“Our field crews often work in remote areas and OFA1 does not address the situations that we find ourselves in, but OFA1 is what is legally required,” read the email. “Could you offer a customized wilderness first aid for workplaces course that covers your WFA Field Services material, but also provides OFA1 accreditation?”
Tim Argast is a geomorphologist with Northwest Hydraulic Consultants, and he’s not alone in his question. His email arrived in our inbox shortly after our return from AME BC’s RoundUp conference, where we received numerous questions from drillers, geologists, and students about the equivalency of our Wilderness First Aid for Field Servicescourse with WorkSafe BC’s OFA1 – the minimum first aid requirement for most BC workplaces.
Here’s the bottom line: Raven Medical courses, including everything from Wilderness First Aid for Field Services (WFA-FS) to Wilderness First Responder, are NOT recognized by WorkSafe BC.
No wilderness first aid or wilderness medical course is.
As a result, most employers require a certification that is approved at a provincial level and don’t want to pay for a second course that may be more relevant, but isn’t considered equivalent.
So what’s a geomorphologist like Tim to do? Let’s explore the options.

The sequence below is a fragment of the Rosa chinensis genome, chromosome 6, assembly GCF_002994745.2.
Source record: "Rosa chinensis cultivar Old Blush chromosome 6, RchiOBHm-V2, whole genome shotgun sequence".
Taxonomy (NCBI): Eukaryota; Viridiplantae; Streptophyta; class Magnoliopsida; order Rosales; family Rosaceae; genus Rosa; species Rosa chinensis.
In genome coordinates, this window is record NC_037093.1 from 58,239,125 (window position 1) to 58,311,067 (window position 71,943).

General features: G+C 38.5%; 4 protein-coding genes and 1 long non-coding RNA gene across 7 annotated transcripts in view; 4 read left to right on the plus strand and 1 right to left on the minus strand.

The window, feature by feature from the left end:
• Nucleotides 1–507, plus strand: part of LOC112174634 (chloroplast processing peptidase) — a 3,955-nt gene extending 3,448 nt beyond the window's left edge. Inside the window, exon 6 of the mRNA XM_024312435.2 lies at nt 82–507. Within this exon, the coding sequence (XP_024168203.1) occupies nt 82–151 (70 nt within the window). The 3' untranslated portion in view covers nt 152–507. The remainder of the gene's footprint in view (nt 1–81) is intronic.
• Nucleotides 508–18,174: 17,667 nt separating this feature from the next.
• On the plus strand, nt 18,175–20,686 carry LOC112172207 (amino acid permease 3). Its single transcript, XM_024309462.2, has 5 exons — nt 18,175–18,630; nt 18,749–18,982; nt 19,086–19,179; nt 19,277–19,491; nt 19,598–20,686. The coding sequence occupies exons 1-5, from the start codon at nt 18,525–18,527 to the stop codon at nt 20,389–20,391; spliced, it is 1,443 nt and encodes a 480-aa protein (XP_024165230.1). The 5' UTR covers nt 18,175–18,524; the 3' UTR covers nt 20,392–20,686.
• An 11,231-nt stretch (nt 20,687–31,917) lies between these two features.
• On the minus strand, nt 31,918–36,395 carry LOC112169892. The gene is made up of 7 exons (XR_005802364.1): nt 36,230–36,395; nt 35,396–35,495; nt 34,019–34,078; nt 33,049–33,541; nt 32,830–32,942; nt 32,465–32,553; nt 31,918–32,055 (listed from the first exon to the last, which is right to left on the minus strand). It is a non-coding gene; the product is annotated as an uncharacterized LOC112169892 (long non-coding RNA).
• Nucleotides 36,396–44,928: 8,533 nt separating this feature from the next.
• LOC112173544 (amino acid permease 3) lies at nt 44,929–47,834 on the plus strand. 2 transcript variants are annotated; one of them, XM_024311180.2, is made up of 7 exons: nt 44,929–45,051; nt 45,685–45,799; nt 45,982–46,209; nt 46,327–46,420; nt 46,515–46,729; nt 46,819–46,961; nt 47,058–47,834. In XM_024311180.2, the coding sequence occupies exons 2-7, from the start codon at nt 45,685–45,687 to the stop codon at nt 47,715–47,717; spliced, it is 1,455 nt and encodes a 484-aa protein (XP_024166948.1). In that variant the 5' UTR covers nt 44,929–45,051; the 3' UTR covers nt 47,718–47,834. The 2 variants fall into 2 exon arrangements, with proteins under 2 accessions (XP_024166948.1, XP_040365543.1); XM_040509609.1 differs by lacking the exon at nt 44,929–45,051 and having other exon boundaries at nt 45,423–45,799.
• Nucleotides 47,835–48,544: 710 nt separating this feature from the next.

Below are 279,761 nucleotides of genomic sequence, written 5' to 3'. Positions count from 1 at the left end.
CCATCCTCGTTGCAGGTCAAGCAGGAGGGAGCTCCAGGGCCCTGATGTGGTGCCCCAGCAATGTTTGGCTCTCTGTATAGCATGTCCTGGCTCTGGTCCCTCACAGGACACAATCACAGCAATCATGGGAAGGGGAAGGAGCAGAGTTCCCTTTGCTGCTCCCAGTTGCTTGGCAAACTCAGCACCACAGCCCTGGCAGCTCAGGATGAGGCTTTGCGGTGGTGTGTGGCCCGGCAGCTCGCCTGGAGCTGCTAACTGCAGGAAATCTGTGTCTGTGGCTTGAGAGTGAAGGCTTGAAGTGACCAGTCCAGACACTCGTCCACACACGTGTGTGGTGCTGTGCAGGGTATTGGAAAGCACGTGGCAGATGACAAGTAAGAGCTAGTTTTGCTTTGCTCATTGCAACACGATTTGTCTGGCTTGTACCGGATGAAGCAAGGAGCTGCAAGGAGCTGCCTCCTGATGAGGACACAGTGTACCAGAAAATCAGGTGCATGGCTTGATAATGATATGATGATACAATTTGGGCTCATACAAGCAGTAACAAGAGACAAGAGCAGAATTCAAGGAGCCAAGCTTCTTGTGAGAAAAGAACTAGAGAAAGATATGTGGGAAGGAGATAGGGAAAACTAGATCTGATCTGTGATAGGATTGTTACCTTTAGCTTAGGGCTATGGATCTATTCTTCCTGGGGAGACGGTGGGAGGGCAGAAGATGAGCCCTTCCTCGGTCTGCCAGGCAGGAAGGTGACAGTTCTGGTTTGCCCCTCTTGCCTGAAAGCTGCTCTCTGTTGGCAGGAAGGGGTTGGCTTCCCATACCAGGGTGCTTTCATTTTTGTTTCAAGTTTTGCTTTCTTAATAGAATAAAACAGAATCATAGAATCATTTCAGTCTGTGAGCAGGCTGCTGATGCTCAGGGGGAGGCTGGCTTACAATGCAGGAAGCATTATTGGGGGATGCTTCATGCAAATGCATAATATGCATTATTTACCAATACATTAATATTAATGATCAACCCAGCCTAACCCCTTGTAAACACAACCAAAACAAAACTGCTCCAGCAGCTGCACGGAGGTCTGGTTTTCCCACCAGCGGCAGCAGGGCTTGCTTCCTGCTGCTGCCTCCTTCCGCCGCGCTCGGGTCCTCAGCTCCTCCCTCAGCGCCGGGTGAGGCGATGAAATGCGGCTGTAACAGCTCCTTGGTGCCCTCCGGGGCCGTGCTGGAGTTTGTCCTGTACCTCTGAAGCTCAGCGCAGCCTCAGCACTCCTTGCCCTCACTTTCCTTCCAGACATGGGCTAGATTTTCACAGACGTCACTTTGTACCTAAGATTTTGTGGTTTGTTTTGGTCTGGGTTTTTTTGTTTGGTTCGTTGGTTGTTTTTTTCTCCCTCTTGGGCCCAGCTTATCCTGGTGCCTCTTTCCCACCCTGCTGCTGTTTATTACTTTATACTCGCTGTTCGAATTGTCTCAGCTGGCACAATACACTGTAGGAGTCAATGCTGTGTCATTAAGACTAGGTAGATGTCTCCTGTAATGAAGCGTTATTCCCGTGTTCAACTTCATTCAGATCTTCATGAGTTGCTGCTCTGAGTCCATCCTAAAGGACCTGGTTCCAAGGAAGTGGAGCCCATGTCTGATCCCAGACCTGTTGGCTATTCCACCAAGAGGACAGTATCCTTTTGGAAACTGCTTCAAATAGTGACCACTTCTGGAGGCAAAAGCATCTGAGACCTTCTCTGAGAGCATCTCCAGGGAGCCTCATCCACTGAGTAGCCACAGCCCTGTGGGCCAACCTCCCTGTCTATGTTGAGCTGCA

#1. By The Book
The simplest way to meet the need for both types of first aid is by a) having a boss that “gets it” and who is willing to spend more money to provide his employees with training that is relevant to their job descriptions and b) taking two separate courses – OFA1 and WFA-FS.
Another wilderness first aid provider supports this approach on their website, explaining that “OFA and wilderness first aid are like apples and oranges – although they are both fruit, they have different ingredients and serve different purposes … if you need a little of both, we encourage you to invest in both trainings.”
However, we don’t want to give up so easily! We firmly believe that the concepts taught during a Raven Medical course such as WFA-FS equip personnel to respond well in both remote and front-country settings. The skills taught during a Raven Medical course are based on evidence-based research and are taught by medical and rescue practitioners, ie. Raven Medical courses are not about healing with twigs and balsam sap. Think of it this way: a Raven Medical course prepares you for the front-country … and beyond.
However, until the happy day that legislators recognize this, how does the two-course approach sit with clients?
“Not great,” says Tim. “It is a sticking point with our administration that they have to pay for two courses. They’d like us to cover all the material in just one course.”
Which leads us to option number two …
#2. Tweak The Training
Why not create a wilderness first aid for workplaces super-course, ie. a few days of training that would meld the WFA-FS course with OFA1 in a way is relevant to the work environment, while still meeting legislative requirements?
While it’s no magic bullet, we’ve been considering this option for some time, and we think it has a chance of succeeding. There are two ways this could happen.